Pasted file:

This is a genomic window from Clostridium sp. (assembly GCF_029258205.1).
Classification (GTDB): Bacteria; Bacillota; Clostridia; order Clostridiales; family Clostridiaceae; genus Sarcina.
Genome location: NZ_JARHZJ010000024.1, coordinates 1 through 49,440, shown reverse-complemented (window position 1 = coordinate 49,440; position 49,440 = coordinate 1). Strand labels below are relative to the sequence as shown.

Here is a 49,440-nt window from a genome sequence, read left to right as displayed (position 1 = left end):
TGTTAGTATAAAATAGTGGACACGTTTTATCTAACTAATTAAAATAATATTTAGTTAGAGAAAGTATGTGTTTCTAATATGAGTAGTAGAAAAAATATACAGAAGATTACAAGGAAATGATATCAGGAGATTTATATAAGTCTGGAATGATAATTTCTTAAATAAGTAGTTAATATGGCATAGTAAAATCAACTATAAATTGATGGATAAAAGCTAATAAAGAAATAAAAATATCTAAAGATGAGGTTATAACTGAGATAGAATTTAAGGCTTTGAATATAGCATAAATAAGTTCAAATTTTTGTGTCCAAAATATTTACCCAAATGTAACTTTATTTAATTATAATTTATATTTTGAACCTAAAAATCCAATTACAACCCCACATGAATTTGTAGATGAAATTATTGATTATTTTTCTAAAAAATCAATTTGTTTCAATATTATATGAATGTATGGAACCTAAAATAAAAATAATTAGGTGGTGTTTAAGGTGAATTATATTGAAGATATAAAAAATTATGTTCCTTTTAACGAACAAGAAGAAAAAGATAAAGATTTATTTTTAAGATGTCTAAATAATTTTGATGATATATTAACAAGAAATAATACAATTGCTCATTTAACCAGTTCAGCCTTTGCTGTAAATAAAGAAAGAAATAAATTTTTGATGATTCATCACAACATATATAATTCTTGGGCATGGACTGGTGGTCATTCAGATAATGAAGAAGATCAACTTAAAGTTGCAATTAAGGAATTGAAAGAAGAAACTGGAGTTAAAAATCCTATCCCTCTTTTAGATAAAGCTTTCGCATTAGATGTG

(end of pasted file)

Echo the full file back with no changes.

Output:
This is a genomic window from Clostridium sp. (assembly GCF_029258205.1).
Classification (GTDB): Bacteria; Bacillota; Clostridia; order Clostridiales; family Clostridiaceae; genus Sarcina.
Genome location: NZ_JARHZJ010000024.1, coordinates 1 through 49,440, shown reverse-complemented (window position 1 = coordinate 49,440; position 49,440 = coordinate 1). Strand labels below are relative to the sequence as shown.

Here is a 49,440-nt window from a genome sequence, read left to right as displayed (position 1 = left end):
TGTTAGTATAAAATAGTGGACACGTTTTATCTAACTAATTAAAATAATATTTAGTTAGAGAAAGTATGTGTTTCTAATATGAGTAGTAGAAAAAATATACAGAAGATTACAAGGAAATGATATCAGGAGATTTATATAAGTCTGGAATGATAATTTCTTAAATAAGTAGTTAATATGGCATAGTAAAATCAACTATAAATTGATGGATAAAAGCTAATAAAGAAATAAAAATATCTAAAGATGAGGTTATAACTGAGATAGAATTTAAGGCTTTGAATATAGCATAAATAAGTTCAAATTTTTGTGTCCAAAATATTTACCCAAATGTAACTTTATTTAATTATAATTTATATTTTGAACCTAAAAATCCAATTACAACCCCACATGAATTTGTAGATGAAATTATTGATTATTTTTCTAAAAAATCAATTTGTTTCAATATTATATGAATGTATGGAACCTAAAATAAAAATAATTAGGTGGTGTTTAAGGTGAATTATATTGAAGATATAAAAAATTATGTTCCTTTTAACGAACAAGAAGAAAAAGATAAAGATTTATTTTTAAGATGTCTAAATAATTTTGATGATATATTAACAAGAAATAATACAATTGCTCATTTAACCAGTTCAGCCTTTGCTGTAAATAAAGAAAGAAATAAATTTTTGATGATTCATCACAACATATATAATTCTTGGGCATGGACTGGTGGTCATTCAGATAATGAAGAAGATCAACTTAAAGTTGCAATTAAGGAATTGAAAGAAGAAACTGGAGTTAAAAATCCTATCCCTCTTTTAGATAAAGCTTTCGCATTAGATGTG